activist defense

on the intersection of activism and legal systems

Tag: tar sands blockade

energy company settling lawsuit against activists who occupied power plant

EDF Energy is settling a £5 million lawsuit it filed against 21 environmental activists who occupied one of its gas-fired power plants in October 2012. According to today’s Guardian article,

The activists, part of the No Dash for Gas group fighting against a new generation of gas plants in the UK, had occupied the site of a gas-fired power plant owned by EDF in West Burton, beginning last October. Several remained strapped to a cooling tower at the site for over a week, the longest such occupation in the UK. EDF’s claim against the activists said this action had caused damage in excess of £5m, a figure that included staff and labour costs, delays to the completion of the station, specialist security and lost carbon emission credits.

Like the Tar Sands Blockade’s response to TransCanada’s $5 million lawsuit, the UK activists apparently agreed not to enter multiple sites operated by EDF. (A civil injunction against the activists is already in place and bars them from EDF power stations across the country.) The activists could also be incarcerated for the action, because they pled guilty to trespass charges on February 20 and several of them have previous protest convictions. The Guardian article states that we’ll find out in the next few weeks whether these will be “the first prison sentences for climate change activists in the UK.”

eugene conference includes panels on grand juries and the tar sands blockade

The Public Interest Environmental Law Conference begins on Thursday in Eugene, Oregon. This year’s conference will include panels on the Tar Sands Blockade and what lawyers and activists should know about grand juries. Both panels are timely in light of recent events in Texas, California, and the Northwest.

In Texas, the Tar Sands Blockade recently settled a lawsuit TransCanada filed against activists by agreeing not to trespass or cause damage to Keystone XL property in either Texas or Oklahoma. According to a Tar Sands Blockade statement dated January 28, 2013,

In order to protect the livelihoods and dependents of brave activists like Tammie Carson, who locked herself to a truck carrying Keystone XL pipe, the activists agreed to settle the lawsuit. The corporation will not seek the $5 million in financial damages, and the named defendants and organizations agree to not trespass on Keystone XL property in Texas and Oklahoma or else face additional charges.

The direct action campaign against the pipeline has continued despite this setback.

In California and the Northwest, activists have been subpoenaed to testify before grand juries. The grand jury in California is investigating animal rights activists. In the Northwest, the grand jury was apparently convened to investigate anarchist organizing, and three people are incarcerated for refusing to cooperate. According to today’s CrimethInc. post,

a large number of people have been subpoenaed to a Washington State grand jury intended to map anarchist activity and relationships. Six of these subpoenas have been served; several more subpoenas are known to exist, but have not been successfully served. The government has very little to show for this effort, as all but one of the subpoenaed have refused to cooperate in any way and the entire operation is proving to be a media debacle.

Let’s hope the people attending next week’s panels in Eugene return to their communities better equipped to support these struggles.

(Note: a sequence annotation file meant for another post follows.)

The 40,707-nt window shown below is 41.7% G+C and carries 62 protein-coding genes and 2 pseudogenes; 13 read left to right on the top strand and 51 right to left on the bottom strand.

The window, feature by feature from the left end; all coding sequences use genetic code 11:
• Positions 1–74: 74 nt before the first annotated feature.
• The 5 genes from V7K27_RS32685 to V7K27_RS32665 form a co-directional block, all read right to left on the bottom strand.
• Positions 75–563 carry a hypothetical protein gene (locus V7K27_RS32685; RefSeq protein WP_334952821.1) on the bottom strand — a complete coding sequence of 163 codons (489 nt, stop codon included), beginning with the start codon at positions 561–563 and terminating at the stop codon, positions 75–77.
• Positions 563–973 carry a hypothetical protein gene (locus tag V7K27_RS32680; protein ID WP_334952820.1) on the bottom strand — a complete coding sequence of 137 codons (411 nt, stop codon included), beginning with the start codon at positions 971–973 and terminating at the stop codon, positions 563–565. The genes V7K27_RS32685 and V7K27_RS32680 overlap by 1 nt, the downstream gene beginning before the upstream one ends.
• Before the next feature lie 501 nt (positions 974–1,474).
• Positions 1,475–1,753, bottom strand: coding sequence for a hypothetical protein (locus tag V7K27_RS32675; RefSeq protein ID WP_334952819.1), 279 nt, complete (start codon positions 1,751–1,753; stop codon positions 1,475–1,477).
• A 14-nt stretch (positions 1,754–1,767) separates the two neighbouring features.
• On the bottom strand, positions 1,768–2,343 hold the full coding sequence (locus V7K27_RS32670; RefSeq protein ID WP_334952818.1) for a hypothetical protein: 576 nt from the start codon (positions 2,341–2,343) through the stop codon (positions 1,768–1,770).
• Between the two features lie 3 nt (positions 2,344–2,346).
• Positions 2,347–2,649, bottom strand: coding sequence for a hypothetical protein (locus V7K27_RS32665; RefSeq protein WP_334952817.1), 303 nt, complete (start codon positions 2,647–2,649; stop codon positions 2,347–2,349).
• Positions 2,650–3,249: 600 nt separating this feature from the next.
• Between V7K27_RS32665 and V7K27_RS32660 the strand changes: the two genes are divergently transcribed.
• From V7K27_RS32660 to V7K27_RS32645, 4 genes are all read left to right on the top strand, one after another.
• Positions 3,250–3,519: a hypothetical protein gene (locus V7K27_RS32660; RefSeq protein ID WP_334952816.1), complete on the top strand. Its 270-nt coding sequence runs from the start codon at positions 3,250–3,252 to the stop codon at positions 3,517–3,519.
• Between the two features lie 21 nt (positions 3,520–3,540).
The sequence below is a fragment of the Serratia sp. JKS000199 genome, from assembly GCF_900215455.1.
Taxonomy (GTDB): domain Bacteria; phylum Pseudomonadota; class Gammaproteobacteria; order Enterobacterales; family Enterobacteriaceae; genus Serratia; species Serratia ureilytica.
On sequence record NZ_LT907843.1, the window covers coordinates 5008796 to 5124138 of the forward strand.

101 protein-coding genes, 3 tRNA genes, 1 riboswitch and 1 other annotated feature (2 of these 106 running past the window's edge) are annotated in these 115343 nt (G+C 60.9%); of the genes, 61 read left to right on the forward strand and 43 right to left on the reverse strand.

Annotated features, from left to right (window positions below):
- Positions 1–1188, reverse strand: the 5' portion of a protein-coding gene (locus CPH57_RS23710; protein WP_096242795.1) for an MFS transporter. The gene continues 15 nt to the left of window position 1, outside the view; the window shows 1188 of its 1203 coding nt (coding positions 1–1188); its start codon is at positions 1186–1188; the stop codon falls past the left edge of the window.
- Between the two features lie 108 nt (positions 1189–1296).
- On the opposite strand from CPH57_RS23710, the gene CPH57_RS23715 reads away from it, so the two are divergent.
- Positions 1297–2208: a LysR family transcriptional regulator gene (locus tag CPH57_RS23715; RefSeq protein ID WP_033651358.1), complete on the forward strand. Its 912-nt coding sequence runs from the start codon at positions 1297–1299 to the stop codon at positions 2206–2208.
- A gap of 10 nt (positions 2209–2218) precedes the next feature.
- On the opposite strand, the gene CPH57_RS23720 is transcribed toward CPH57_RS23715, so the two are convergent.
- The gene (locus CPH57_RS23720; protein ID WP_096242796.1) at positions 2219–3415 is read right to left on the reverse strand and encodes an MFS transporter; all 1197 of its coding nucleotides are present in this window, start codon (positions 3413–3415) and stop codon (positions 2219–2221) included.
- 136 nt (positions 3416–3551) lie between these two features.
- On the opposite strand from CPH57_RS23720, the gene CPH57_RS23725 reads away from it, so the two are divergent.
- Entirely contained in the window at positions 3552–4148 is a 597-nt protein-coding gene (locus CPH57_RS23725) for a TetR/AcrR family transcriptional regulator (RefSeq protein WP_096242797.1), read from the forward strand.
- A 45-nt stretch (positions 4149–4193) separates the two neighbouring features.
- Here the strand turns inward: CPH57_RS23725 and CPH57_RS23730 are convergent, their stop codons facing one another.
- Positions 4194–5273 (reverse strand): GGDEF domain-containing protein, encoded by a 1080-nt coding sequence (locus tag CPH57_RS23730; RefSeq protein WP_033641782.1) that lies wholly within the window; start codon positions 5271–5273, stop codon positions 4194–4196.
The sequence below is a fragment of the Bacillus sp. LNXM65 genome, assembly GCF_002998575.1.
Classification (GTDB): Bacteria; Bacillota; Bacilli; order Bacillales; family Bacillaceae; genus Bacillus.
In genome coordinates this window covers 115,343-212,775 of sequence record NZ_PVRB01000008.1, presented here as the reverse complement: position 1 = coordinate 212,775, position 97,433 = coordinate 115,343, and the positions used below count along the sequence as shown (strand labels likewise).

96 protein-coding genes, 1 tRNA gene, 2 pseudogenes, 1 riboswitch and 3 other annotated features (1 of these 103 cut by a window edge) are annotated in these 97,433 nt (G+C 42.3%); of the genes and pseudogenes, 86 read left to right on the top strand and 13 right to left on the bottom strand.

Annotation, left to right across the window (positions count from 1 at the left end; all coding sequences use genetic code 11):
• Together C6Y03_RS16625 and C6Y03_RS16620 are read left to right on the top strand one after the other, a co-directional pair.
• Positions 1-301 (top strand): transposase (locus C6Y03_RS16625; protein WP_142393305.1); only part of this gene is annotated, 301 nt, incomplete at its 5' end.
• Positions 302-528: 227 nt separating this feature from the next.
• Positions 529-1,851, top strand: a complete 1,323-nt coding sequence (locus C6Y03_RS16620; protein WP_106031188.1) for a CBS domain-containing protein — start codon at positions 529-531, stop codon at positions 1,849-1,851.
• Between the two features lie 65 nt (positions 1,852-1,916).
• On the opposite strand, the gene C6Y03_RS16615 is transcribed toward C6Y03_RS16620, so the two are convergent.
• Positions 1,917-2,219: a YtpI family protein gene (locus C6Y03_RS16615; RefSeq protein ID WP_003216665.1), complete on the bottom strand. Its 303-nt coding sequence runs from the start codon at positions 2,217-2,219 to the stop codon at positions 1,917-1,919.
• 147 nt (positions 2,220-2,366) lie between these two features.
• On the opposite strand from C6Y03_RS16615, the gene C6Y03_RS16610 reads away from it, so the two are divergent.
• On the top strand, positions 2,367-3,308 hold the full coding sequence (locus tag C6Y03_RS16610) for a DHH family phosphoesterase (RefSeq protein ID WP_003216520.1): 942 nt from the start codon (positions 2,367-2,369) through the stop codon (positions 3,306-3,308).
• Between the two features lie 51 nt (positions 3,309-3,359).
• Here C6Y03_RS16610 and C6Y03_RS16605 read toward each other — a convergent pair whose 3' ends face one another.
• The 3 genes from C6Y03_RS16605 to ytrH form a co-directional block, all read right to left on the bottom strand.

human rights day: celebrating the determination of eco-warriors in east texas

Over the past several months, activists have put their bodies on the line in East Texas in an attempt to prevent Canadian oil corporation TransCanada from constructing the southern section of the Keystone XL tar sands pipeline. TransCanada has responded by hiring off-duty police officers, filing civil suits against protesters, and calling on-duty officers to remove protesters by using, at times, pepper spray, pain compliance, and Tasers. According to a November 23 New York Times article,

Since September, when construction began on the Keystone, the Tar Sands Blockade, a grass-roots coalition of East Texas landowners and environmental advocates from across the country, has been waging a nonviolent guerrilla campaign against the pipeline. About every week since construction began, blockade volunteers have locked themselves to construction equipment in protest. So far, 43 have been arrested.

Human Rights Day honors the December 10, 1948 adoption of the Universal Declaration of Human Rights. As inclusive as the Declaration is, it doesn’t mention that people need clean air and water, in addition to a climate conducive to human life, all of which are threatened by tar sands mining. On November 20, the Unis’tot’en clan of the Wet’suwet’en Nation issued a statement of solidarity with the Tar Sands Blockade that expounds on our duty to protect the natural world:

Every parent and grandparent has the responsibility to ensure a healthy planet for future generations. We implore the parents of Texas and the world to heed this call and to be accountable to the future of the children and grandchildren. We must defend the water, the air, and the land against the ravages of industry.  Let us act with bravery and take action, and let us take freedom into our own hands.

The eco-warriors in East Texas are embodying freedom by shattering any sense of inevitability regarding the pipeline. Even if you can’t physically join them, please call Cherokee County Sheriff James Campbell (903-683-2271) and Wood County Sheriff Billy Wansley (903-763-2201) to demand that officers who abuse activists face discipline. All power to the blockade!